I’m Probably Too Nice To Video Games. Maybe You Are, Too.

I’m Probably Too Nice To Video Games. Maybe You Are, Too.

Do we grade video games on curve? Do we patronize them? Do we pat them on the head and praise progress over performance? “We” as in me, you and everyone else who loves games. Maybe we’re too nice.

I know that I’m nice. I’m an optimist. I like games creators who try. I like games that are a little bit messy. I don’t mind if parts of them fail. Many of the video games I enjoy are sprawling. They contain miles of virtual terrain and hours of stuff to play through. They can’t be entirely great.

I can’t expect perfection. I don’t expect perfection. I don’t wait for perfection and get angry when it doesn’t arrive.

That’s why I can’t hate last year’s Assassin’s Creed III, despite all its flaws. That’s why I can’t deny the excellence of this year’s Legend of Zelda: A Link Between Worlds despite my nagging feeling that it repeated too many design elements from its predecessor, A Link to the Past.

I tolerate more flaws in the games I love than I do in the books and the movies I love. I wonder sometimes about what that means. I wonder if it means that gaming is just a younger form or a more raw form. I wonder if it means that games are inherently less tidy form and a form more difficult to get right.

I tolerate more flaws in the games I love than I do in the books and the movies I love.

Which video game is perfect? Which game even approaches perfection?

I appreciate smaller games. By trying to do fewer things, these games can do a greater percentage of things well. Advance Wars. Portal. Tetris. Few frills. Fewer flaws.

And then there’s Gone Home, the stellar indie game this year that did more with less. It’s a game that might be Game of the Year among people who agree that, sure, it is a game. But there’s something about Gone Home that keeps bothering me. It’s a well-told story that is unlocked through interaction. Is it, however, a great story? It’s certainly a true one in the sense of depicting the real, believable emotions of a 17-year-old girl in conflict with her parents. Would I cherish it if it wasn’t a game? Would it seem special if it was a short story or a movie or a play? I wonder. Dumb question? I don’t think so, not when the best game story of the year — and, there, I’m saying Gone Home had the best story in games in 2013 — feels like it might not be the 15th best story told in any other medium.

How much credit does Gone Home or any other game you think has a great story get for telling a decent story in a medium that hasn’t told stories this way this well that often before? Or is that a ridiculous standard? How do we measure achievement?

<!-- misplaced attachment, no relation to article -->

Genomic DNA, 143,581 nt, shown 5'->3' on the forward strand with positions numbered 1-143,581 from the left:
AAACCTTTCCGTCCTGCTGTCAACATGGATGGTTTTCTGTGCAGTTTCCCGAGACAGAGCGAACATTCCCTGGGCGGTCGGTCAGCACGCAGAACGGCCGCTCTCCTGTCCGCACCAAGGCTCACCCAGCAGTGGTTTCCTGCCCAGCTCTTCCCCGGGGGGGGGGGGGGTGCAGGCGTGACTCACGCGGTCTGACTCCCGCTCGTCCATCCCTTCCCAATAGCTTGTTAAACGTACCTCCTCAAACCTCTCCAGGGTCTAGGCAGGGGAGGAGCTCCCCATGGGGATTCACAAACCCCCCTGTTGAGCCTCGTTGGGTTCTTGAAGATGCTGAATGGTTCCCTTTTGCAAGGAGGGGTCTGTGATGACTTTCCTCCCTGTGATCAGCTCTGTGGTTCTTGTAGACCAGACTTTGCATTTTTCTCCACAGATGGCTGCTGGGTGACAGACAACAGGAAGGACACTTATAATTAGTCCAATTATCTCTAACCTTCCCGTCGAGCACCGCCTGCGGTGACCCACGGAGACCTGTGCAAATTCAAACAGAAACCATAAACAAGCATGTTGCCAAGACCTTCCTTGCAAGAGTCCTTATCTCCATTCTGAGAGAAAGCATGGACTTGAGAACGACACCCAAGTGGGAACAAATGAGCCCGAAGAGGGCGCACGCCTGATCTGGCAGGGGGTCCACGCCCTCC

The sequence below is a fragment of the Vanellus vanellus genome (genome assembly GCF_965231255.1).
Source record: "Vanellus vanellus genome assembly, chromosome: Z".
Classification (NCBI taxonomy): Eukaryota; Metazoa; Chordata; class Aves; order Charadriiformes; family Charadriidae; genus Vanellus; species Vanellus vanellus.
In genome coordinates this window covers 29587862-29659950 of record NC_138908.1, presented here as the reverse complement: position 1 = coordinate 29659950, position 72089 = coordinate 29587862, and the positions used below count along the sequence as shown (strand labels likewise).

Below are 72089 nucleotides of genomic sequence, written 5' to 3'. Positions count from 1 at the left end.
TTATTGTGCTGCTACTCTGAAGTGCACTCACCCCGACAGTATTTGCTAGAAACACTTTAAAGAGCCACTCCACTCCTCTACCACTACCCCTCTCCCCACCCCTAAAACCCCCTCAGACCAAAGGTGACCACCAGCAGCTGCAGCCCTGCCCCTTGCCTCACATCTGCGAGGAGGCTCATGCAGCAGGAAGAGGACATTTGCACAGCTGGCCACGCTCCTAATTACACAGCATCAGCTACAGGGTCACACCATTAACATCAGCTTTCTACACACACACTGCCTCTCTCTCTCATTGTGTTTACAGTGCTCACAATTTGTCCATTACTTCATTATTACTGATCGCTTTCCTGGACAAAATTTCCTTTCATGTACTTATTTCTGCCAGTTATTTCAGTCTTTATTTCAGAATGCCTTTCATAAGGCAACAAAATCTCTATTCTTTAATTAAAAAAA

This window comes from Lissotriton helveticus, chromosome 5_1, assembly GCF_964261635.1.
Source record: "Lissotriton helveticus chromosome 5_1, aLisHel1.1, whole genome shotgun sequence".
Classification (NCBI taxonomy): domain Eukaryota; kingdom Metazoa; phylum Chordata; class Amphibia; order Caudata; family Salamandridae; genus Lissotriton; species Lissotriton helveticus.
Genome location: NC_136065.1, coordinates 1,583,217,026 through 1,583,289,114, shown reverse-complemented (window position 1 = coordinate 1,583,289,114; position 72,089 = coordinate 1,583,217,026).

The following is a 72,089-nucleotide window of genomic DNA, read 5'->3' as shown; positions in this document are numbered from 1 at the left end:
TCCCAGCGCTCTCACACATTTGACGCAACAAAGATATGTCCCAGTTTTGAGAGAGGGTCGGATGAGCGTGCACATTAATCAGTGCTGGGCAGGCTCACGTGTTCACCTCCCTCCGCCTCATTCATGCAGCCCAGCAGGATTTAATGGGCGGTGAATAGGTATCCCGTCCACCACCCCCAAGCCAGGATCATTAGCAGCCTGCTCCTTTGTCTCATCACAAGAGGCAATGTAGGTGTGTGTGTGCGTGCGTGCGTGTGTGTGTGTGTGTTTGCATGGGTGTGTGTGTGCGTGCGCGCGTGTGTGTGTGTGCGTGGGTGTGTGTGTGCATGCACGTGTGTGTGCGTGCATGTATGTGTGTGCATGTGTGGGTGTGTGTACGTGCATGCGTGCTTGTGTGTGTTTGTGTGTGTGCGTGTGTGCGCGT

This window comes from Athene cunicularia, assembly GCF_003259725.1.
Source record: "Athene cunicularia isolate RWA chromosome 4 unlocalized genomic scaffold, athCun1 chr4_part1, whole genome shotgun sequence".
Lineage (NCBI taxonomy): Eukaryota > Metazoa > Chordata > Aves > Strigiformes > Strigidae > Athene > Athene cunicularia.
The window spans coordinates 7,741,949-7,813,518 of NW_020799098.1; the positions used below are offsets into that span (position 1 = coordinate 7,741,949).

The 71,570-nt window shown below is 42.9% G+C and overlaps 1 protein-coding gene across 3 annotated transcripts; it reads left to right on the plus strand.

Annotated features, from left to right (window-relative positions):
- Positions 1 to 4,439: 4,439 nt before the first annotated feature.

I wonder if we are wowed by things that aren’t at the core of what games are about — their interactivity — and forgive their deficiencies as games because of it.

See why I’m wondering if we’re grading on a curve? I wonder if we are wowed by things that wouldn’t impress us as much if they were in another form of entertainment. I wonder if we are wowed by things that aren’t at the core of what games are about — their interactivity — and forgive their deficiencies as games because of it. Yet we want all aspects of games to improve, I think, story included. Music included. Voice-acting included. Graphics included. Controls included. Multiplayer connectedness included.

Or maybe the things that would be ordinary in another medium are genuinely extraordinary in games because, somehow, some way, some smart people figured out how to wrangle them into an interactive experience. Somehow they packed them in there and trusted us to unpack them. How can we not admire that?

Or maybe the things that would be ordinary in another medium are genuinely extraordinary in games because, somehow, some way, some smart people figured out how to wrangle them into an interactive experience.

Maybe, sometimes, we’re too mean about the games we grumble over.

BioShock Infinite. First it seemed great, then came the backlash. Great world. Great ambition. Good enough story? Good enough gameplay? Good enough graded on the curve that recognises that games are rarely this thematically sophisticated and rarely this beautiful. Good enough without it? I’m still not sure.

Grand Theft Auto V. Great world. Great ambition. Good enough story? Good enough gameplay? Good enough with the curve. Good enough without it? My gut says yes. But my gut knows that I’m okaying some flaws. I’m living with a storyline that took some disappointing turns because, damn it, I loved flying a helicopter through that world and stealing a tank.

Maybe games can be great at everything. Is that ok to admit? Is that some form of defeat?

This is the one thing I’m sure of when it comes to assessing how good a game is: the less a game has to do with any other form of art, the easier it is to judge. Boil it down to gameplay. Cut the fluff. Make a racing game about lines that race against each other. No garnish. I can tell you how good that game is.

I can more confidently tell you that a story-less game is a great game than I can a game with a story. If it has a story, I’m usually making excuses for that part or criticising the game for that part (which is worse?).

We, the critics and the gamers, are pioneers. We are explorers. Our joy and our interest is relative to a medium’s jolts this way, that way and, ultimately, forward.